Vojtech Mastny: Well, what was different in the Cuban missile crisis is that this was really managed by the top leadership, and in that instance by Kruschev in particular, who was a gambler. So that was what made the Cuban crisis so important and so dangerous. In 1983 they didn’t get that far. They didn’t get to the upper level. Either there wasn’t time to pass it on to the leadership, or they decided that it was not worth it. Or they attached qualifications to it; that it was not certain. In any case, one can assume that fortunately they used their common sense rather than being alarmist or panicking. So that, I think, is encouraging. What is disconcerting is that it may have been a close call, and maybe, well, a crazy guy some place along the line really could have created in a moment havoc.
    Scott Sagan: If you look at the history of the cold war you should recognise that nuclear weapons were not controlled by statesmen. They’re not controlled by states. They’re controlled by military organisations and normal, frail, all-too-human military operators. It seems to me that our successful experience during the cold war blinds us all too often to the dangers that existed at that time.

  18. Hi David,
    But, if it looks like the bomb isn’t from Iran, but is from America and a decision must be made within a minute where to fire the weapons …

  19. Well, Chris, I think we’d have to reply on the crushing will of the world to track these things before they happen. We would have to work together to make sure no covert action or trickery were possible in the “Everyone Gets the Bomb” scenario and that would include reporting and some sort of third-party oversight.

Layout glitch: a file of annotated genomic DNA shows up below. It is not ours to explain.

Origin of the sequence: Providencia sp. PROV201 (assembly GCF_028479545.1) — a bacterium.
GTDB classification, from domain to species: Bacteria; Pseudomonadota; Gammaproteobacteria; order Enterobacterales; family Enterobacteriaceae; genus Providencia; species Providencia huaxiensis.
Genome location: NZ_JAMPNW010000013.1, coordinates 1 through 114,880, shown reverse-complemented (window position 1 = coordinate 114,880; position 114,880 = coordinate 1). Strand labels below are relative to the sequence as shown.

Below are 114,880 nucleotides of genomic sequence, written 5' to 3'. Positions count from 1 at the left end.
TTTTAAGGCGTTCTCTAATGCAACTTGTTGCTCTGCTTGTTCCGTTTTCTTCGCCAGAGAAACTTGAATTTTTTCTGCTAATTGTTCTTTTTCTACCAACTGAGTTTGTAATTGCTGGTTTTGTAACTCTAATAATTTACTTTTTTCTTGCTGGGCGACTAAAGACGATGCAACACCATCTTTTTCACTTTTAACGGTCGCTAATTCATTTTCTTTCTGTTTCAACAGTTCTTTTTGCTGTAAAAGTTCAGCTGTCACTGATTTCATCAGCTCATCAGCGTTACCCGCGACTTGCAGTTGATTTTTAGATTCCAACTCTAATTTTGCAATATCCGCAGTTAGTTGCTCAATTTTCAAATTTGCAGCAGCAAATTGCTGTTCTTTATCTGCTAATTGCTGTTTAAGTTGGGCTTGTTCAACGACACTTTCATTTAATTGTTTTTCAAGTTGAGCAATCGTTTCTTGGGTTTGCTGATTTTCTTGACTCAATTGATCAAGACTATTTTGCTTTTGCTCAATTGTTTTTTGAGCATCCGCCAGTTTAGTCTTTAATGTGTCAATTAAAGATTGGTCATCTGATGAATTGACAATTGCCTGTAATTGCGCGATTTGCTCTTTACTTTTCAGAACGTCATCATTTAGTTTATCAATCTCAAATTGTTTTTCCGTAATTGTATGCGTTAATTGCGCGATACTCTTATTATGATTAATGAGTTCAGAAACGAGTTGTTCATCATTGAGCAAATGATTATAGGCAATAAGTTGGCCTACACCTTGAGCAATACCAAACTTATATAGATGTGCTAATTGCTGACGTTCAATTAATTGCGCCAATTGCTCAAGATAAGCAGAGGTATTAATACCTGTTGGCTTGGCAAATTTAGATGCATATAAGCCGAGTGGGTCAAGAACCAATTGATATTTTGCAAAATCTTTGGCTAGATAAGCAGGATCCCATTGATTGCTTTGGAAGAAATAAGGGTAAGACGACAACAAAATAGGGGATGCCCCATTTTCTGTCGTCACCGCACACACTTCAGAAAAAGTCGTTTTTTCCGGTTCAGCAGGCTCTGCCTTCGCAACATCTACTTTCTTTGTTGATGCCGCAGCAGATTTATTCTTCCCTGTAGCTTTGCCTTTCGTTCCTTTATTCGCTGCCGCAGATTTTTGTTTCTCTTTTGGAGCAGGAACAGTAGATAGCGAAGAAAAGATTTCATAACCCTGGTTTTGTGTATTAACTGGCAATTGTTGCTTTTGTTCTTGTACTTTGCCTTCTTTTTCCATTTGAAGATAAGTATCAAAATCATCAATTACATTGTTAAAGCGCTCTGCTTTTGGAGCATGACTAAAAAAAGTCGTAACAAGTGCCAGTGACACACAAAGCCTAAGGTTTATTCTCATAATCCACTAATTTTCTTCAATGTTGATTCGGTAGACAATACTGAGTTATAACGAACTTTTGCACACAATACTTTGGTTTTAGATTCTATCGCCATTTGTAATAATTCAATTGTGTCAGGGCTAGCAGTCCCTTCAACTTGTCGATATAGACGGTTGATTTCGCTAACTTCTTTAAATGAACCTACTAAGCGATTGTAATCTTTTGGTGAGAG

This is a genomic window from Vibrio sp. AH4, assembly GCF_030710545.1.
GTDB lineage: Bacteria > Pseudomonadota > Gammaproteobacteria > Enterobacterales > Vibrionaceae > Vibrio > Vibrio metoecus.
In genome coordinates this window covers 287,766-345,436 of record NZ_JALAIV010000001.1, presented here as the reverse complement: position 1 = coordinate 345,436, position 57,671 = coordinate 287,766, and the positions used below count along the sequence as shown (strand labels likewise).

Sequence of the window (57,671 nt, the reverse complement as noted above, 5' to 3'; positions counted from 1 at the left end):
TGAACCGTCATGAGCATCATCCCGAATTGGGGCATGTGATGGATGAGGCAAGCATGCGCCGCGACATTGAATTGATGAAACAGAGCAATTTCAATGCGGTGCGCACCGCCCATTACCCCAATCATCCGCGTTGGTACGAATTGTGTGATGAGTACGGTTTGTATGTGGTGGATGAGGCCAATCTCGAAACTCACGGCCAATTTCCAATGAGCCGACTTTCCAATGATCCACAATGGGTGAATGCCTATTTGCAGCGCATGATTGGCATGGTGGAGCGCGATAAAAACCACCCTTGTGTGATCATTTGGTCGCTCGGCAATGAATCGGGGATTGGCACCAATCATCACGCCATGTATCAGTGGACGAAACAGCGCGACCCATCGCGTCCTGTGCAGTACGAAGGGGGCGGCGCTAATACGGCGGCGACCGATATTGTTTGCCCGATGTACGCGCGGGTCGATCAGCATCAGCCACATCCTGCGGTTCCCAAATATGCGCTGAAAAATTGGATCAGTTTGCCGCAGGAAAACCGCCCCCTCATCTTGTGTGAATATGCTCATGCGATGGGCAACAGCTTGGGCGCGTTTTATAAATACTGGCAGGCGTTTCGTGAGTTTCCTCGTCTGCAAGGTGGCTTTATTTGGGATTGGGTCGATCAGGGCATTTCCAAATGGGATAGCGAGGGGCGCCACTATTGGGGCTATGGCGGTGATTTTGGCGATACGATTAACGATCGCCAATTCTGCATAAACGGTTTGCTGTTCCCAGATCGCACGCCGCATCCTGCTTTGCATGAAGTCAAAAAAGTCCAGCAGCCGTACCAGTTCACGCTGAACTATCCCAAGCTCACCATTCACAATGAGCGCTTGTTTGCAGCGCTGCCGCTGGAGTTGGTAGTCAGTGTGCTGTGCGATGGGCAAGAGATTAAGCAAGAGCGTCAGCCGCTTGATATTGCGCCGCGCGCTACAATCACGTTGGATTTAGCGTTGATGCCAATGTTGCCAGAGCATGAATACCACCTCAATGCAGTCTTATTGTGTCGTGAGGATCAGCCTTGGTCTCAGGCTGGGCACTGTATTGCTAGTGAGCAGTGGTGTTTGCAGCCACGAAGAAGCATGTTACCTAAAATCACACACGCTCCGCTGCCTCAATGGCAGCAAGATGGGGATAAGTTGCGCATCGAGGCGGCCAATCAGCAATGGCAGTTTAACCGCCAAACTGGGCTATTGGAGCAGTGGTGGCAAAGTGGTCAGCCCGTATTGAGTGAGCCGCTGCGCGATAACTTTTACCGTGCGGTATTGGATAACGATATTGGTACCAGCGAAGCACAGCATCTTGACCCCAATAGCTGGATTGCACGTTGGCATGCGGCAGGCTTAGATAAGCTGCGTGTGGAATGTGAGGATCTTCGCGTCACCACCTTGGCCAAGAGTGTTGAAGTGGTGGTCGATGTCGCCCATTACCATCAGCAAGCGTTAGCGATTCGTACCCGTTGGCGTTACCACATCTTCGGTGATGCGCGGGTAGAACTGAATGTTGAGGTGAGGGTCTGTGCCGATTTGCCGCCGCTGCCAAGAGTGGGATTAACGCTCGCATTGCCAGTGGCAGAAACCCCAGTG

20. But, human and electronic intelligence can be flawed. Didn’t everyone think Saddam was up to no good?
    What if a nuclear bomb gets shipped around in a crate to various places, then ends up someplace?
    What if a bomb was made by non-state-sponsored terrorists (independent ideological operators with no direct ties to any government) who traveled to Somalia, then to Saudi Arabia, then to the Philippines, then put the bomb together in Spain, then detonated it in Moscow?
    Who gets bombed back to the stone age when highly trained, non-governmental entities begin to obtain the capability to build their own bombs?
    Also, when a country gets nuked, what about innocent neighboring countries?
    If you are downwind, it doesn’t make much difference if there was a direct strike or not, because fallout will be something to deal with.
    Also, the electromagnetic pulse will wipe out all electronics in a specified area. What if nukes destroy infrastructure in innocent nations?

    A high-altitude nuclear detonation produces an immediate flux of gamma rays from the nuclear reactions within the device. These photons in turn produce high energy free electrons by Compton scattering at altitudes between (roughly) 20 and 40 km. These electrons are then trapped in the Earth’s magnetic field, giving rise to an oscillating electric current. This current is asymmetric in general and gives rise to a rapidly rising radiated electromagnetic field called an electromagnetic pulse (EMP). Because the electrons are trapped essentially simultaneously, a very large electromagnetic source radiates coherently.
    The pulse can easily span continent-sized areas, and this radiation can affect systems on land, sea, and air. The first recorded EMP incident accompanied a high-altitude nuclear test over the South Pacific and resulted in power system failures as far away as Hawaii. A large device detonated at 400–500 km over Kansas would affect all of CONUS. The signal from such an event extends to the visual horizon as seen from the burst point.

    Source: Nuclear Weapon EMP Effects, emphasis added.
    One large bomb blast over Kansas could wipe out all electronics in the continental United States!
    If we took out Iran, but wiped out all technology throughout Asia, we’d be in serious trouble economically!

  21. Hi Chris —
    Again, all these warnings and caveats and “what ifs” you share are what I believe will keep all those nuclear devices in check and on the table. No one will be able to move one without sending shudder alarms throughout the rest of the world and the fact that clouds of contamination are not limited to one country gives your neighbor a vested and vital interest in precisely what you are doing and what you are planning.
    You can also knock out electronics with E-Bombs that send out EMP waves — no A-Bomb necessary!